This article is only available in the PDF format. Download the PDF to view the article, as well as its associated figures and tables.
My personal experience (234:24, 1975) may have relevance to some of the preceding letters and to Dr Blacher's article. A few months ago, I underwent the phenomenon of being awake and paralyzed during surgery.The fact that I later had none of the psychiatric symptoms of Dr Blacher's patients may be in part because I had insight into the occurrence—at least to an adequate degree. I knew that my inability to move or communicate was the result of a muscle relaxant. I assumed incorrectly that my awareness indicated an anesthetic error; in fact, the operation was performed in an extreme emergency, and my condition was so poor during the early stages of surgery that the anesthesiologist judged that full anesthesia would be fatal.At variance with the theories in Dr Larson's first paragraph, there is no question that my experience occurred during the surgery itself. I awoke after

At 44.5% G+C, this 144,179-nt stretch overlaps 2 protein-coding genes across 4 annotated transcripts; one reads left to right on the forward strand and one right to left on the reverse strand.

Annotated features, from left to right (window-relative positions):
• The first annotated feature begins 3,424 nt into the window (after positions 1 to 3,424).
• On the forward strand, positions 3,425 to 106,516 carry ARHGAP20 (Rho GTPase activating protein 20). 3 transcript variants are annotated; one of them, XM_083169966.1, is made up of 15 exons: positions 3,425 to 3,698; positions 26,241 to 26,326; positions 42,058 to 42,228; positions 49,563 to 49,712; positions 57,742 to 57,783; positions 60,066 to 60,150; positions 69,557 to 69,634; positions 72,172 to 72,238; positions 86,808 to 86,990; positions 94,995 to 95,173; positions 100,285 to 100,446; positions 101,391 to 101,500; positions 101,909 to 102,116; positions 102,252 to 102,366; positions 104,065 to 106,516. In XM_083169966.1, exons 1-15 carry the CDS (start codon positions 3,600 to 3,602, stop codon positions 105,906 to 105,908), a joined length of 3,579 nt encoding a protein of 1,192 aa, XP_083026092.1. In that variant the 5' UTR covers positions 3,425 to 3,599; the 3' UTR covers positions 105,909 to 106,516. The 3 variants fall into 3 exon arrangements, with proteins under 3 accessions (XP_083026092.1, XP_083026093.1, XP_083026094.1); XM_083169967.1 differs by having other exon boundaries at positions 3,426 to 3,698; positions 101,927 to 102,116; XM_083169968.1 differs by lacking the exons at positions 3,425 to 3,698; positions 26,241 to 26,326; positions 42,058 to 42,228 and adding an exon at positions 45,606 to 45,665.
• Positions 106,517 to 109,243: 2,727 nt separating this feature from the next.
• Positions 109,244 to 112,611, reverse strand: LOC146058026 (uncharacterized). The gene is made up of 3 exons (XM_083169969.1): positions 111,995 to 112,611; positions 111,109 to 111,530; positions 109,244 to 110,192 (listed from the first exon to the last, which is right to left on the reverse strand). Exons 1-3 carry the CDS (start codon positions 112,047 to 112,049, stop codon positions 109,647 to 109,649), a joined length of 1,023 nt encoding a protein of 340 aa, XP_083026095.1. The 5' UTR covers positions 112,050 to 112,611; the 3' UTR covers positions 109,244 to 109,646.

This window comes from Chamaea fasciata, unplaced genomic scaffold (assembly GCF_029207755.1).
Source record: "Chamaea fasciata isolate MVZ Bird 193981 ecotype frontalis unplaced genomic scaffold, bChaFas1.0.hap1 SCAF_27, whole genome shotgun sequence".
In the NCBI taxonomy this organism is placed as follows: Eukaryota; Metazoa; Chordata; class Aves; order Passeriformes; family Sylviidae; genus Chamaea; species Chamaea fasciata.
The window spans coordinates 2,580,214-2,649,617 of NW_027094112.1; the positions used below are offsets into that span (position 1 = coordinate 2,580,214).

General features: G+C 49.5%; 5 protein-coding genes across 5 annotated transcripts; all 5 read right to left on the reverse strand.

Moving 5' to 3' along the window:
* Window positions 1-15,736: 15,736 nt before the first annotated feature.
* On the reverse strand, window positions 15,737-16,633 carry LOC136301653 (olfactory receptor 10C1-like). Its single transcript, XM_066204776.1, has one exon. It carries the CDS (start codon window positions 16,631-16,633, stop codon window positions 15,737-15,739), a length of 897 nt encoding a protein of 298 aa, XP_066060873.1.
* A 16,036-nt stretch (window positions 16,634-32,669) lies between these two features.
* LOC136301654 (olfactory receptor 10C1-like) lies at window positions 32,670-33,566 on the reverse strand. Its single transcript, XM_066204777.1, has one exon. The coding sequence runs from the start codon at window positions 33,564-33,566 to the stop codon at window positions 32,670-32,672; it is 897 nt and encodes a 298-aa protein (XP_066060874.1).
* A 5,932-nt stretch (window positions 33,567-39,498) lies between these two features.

Archer J. On Awakening Paralyzed During Surgery-Reply. JAMA. 1976;235(12):1211. doi:10.1001/jama.1976.03260380013009